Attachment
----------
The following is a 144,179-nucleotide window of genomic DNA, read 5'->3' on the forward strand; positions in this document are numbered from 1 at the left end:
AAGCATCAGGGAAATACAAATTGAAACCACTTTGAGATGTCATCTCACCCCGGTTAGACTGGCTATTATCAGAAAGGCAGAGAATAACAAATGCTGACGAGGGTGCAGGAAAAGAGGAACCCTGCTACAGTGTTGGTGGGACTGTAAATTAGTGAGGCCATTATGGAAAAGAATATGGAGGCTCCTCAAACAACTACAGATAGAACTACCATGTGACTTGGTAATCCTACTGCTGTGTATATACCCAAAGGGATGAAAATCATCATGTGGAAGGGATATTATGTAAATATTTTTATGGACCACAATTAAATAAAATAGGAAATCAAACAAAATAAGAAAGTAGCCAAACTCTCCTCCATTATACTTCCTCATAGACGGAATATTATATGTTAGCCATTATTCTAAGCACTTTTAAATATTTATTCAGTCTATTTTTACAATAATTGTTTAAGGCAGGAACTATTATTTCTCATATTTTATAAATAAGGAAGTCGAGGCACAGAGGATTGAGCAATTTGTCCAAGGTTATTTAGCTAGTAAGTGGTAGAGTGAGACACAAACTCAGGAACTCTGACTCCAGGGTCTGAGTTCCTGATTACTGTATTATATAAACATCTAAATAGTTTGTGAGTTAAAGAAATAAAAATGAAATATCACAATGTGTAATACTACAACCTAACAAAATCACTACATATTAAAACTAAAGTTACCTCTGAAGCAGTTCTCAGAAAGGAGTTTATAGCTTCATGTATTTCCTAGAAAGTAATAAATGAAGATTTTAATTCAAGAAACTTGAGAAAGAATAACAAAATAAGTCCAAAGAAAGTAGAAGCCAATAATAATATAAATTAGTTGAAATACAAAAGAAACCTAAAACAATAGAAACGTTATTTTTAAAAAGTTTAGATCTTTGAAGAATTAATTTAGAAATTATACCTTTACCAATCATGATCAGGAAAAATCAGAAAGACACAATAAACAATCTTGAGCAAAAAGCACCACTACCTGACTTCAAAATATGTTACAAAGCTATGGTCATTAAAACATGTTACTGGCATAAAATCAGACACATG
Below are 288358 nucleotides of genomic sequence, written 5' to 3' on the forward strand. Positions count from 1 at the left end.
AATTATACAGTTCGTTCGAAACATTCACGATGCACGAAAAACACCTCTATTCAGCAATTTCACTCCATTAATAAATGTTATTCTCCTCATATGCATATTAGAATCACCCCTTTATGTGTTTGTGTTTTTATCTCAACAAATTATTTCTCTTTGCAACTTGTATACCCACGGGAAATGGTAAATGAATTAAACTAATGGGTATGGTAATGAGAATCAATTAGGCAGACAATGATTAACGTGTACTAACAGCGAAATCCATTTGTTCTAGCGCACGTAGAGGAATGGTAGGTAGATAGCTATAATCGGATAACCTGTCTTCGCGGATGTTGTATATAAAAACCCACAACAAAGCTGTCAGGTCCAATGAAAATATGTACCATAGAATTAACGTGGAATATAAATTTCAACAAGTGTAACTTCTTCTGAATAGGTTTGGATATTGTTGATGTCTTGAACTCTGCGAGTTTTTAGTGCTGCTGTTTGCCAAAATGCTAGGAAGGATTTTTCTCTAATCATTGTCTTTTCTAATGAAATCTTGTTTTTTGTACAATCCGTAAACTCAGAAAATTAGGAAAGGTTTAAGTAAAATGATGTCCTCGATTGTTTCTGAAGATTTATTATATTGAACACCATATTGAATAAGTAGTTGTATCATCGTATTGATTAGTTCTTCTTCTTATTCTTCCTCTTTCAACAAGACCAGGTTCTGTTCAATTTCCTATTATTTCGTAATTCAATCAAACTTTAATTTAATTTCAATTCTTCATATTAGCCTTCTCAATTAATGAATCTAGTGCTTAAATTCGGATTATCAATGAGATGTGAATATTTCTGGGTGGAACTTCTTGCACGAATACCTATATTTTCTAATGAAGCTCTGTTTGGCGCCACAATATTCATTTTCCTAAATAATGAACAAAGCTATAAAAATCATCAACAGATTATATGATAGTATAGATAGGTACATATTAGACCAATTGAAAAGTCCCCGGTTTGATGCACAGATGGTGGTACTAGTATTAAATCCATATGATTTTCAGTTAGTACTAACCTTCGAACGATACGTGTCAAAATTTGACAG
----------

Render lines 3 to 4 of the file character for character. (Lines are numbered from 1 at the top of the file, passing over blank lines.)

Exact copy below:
Below are 288358 nucleotides of genomic sequence, written 5' to 3' on the forward strand. Positions count from 1 at the left end.
AATTATACAGTTCGTTCGAAACATTCACGATGCACGAAAAACACCTCTATTCAGCAATTTCACTCCATTAATAAATGTTATTCTCCTCATATGCATATTAGAATCACCCCTTTATGTGTTTGTGTTTTTATCTCAACAAATTATTTCTCTTTGCAACTTGTATACCCACGGGAAATGGTAAATGAATTAAACTAATGGGTATGGTAATGAGAATCAATTAGGCAGACAATGATTAACGTGTACTAACAGCGAAATCCATTTGTTCTAGCGCACGTAGAGGAATGGTAGGTAGATAGCTATAATCGGATAACCTGTCTTCGCGGATGTTGTATATAAAAACCCACAACAAAGCTGTCAGGTCCAATGAAAATATGTACCATAGAATTAACGTGGAATATAAATTTCAACAAGTGTAACTTCTTCTGAATAGGTTTGGATATTGTTGATGTCTTGAACTCTGCGAGTTTTTAGTGCTGCTGTTTGCCAAAATGCTAGGAAGGATTTTTCTCTAATCATTGTCTTTTCTAATGAAATCTTGTTTTTTGTACAATCCGTAAACTCAGAAAATTAGGAAAGGTTTAAGTAAAATGATGTCCTCGATTGTTTCTGAAGATTTATTATATTGAACACCATATTGAATAAGTAGTTGTATCATCGTATTGATTAGTTCTTCTTCTTATTCTTCCTCTTTCAACAAGACCAGGTTCTGTTCAATTTCCTATTATTTCGTAATTCAATCAAACTTTAATTTAATTTCAATTCTTCATATTAGCCTTCTCAATTAATGAATCTAGTGCTTAAATTCGGATTATCAATGAGATGTGAATATTTCTGGGTGGAACTTCTTGCACGAATACCTATATTTTCTAATGAAGCTCTGTTTGGCGCCACAATATTCATTTTCCTAAATAATGAACAAAGCTATAAAAATCATCAACAGATTATATGATAGTATAGATAGGTACATATTAGACCAATTGAAAAGTCCCCGGTTTGATGCACAGATGGTGGTACTAGTATTAAATCCATATGATTTTCAGTTAGTACTAACCTTCGAACGATACGTGTCAAAATTTGACAG